So why are they used so much? Well, it’s only natural to want to know what something will cost you, before you buy it. If you go to the shops, you’ll look at the price before putting the item in your shopping cart. If you want to build a house, you’ll want to know if you can afford it. Same goes for software projects. But there’s a catch. Software projects are very dynamic. You may agree on a scope and a price, and 1 year later, when the project is finished, end up with something that doesn’t match your needs any more. So you’ll have kept the project within budget, but ended up with something you can’t use.

In the end, what a fixed price guarantees, is that the customer will spend the agreed price, and get some software in return. Which may or may not match what they actually wanted.

Unfortunately the rules in the public sector won’t change soon, so these projects are a kind of  necessary evil, that we’ll keep encountering for a long time.

Running a headless raspbmc media server on Raspberry PI

I’ve been banging my head with this for a few days now and finally got it to work, so I thought I’d share, as documentation about it is quite sparse.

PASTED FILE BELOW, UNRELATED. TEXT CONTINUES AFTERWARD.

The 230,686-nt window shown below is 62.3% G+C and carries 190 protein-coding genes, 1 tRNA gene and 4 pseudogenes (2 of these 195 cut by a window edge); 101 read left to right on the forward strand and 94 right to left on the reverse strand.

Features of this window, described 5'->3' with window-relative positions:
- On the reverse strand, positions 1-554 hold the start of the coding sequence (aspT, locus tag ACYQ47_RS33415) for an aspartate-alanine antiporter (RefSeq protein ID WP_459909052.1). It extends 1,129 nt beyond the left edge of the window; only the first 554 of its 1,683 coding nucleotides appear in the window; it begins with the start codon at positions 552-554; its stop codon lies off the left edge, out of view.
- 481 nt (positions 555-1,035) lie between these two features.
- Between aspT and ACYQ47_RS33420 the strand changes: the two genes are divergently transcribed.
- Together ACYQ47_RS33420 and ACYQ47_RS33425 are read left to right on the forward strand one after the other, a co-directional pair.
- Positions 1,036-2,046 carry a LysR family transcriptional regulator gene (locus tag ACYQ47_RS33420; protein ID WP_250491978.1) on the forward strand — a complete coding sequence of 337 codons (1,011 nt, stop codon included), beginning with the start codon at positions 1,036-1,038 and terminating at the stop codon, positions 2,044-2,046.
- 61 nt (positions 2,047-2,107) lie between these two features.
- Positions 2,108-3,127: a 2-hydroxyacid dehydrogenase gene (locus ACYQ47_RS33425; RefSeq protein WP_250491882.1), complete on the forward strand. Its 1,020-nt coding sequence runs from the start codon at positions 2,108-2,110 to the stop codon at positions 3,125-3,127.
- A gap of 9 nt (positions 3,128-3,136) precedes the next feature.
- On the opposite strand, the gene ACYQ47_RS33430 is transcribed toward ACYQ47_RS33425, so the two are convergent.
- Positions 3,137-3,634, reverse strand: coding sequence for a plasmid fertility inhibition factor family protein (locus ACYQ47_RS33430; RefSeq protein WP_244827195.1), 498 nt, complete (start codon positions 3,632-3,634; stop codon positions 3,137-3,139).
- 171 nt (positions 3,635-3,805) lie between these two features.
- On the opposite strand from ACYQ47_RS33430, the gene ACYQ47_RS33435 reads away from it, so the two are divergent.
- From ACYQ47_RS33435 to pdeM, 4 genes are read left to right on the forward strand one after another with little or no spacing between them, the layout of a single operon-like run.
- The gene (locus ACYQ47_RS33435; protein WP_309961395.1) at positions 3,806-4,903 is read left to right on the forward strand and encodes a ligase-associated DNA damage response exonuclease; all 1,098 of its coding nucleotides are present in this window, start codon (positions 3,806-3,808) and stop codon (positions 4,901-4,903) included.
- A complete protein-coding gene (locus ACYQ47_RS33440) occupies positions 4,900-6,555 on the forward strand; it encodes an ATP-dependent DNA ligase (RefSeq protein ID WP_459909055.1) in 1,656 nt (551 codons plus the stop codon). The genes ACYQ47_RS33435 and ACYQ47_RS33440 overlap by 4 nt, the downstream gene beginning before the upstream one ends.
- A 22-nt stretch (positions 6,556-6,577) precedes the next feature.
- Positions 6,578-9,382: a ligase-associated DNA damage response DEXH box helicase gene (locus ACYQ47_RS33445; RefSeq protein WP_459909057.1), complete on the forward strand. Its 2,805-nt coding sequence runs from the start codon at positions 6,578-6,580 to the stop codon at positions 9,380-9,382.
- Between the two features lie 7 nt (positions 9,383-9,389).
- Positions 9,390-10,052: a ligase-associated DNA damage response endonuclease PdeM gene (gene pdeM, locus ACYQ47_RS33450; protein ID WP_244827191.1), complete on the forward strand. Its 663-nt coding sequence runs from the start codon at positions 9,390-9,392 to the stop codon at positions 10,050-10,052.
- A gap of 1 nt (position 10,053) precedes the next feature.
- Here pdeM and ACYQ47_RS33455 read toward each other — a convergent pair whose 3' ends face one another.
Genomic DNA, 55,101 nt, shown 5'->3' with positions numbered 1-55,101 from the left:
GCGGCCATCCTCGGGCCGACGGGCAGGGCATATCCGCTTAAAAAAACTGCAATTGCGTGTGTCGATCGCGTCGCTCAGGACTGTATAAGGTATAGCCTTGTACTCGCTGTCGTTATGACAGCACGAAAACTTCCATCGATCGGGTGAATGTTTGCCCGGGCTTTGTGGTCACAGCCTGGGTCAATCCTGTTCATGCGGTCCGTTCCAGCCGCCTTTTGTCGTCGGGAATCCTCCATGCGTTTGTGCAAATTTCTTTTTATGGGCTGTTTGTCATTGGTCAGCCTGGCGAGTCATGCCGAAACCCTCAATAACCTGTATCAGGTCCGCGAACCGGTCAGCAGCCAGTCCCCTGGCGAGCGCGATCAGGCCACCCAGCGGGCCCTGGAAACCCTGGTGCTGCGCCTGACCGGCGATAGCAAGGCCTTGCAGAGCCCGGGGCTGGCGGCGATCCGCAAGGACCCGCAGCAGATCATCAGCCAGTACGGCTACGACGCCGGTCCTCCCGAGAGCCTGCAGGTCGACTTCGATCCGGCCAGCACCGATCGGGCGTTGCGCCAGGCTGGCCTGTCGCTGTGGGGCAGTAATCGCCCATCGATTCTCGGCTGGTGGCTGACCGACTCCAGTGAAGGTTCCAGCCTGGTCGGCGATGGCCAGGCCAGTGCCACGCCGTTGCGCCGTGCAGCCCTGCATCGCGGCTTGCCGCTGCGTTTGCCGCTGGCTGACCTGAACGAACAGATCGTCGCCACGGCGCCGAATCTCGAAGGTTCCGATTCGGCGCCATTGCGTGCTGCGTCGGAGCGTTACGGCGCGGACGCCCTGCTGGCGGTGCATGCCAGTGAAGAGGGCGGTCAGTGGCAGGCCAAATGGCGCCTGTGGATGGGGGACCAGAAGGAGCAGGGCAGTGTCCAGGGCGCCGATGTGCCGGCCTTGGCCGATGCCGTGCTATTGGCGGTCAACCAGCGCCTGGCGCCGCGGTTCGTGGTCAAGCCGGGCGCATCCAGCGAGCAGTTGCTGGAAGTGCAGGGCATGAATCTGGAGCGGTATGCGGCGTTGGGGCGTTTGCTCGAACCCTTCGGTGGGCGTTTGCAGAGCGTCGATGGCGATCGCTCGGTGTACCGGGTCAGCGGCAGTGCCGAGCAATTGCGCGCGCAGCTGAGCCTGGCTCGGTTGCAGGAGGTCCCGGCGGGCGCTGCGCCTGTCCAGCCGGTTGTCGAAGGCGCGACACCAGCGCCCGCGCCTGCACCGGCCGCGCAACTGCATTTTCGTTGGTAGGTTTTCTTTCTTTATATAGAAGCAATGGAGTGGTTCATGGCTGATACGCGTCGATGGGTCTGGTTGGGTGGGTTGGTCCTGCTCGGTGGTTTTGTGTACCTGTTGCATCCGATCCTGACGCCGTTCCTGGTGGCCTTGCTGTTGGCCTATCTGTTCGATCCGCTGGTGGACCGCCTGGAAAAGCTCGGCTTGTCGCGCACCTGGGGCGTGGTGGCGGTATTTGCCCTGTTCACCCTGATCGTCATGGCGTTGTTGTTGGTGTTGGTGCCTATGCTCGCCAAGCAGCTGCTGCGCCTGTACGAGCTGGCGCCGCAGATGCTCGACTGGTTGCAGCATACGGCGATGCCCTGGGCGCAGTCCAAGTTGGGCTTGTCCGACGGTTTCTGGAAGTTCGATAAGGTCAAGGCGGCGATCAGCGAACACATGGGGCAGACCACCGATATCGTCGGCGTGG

The idea was to use my Raspberry PI as a headless media server. Headless as I don’t have a TV, so I’d use it mainly for listening to music.

Step 1: Install raspbmc on my Raspberry. That went smoothly.
Step 2: Connect the external HDs where my music is stored to the Raspberry PI. These get mounted automatically under /media/ with raspbmc.
Step 3: Edit ~/.xbmc/userdata/sources.xml to add my music library:

       <default pathversion="1"></default>
        <default pathversion="1"></default>
        <default pathversion="1"></default>
            <path pathversion="1">/media//MYBOOK/Music</path>
        <default pathversion="1"></default>
         <default pathversion="1"></default>

All looks fine and dandy, do a service xbmc restart and … NOTHING! All the googling did not help much either, as the documentation only describes how to add a source from the XBMC UI, which I didn’t have any access to.

A lot of swearing occured…

I then found this thread on the xbmc forums: Ok, so it seems I can edit the database files directly!! Gooooood, I like that! Let’s go:

sqlite MyMusic32.db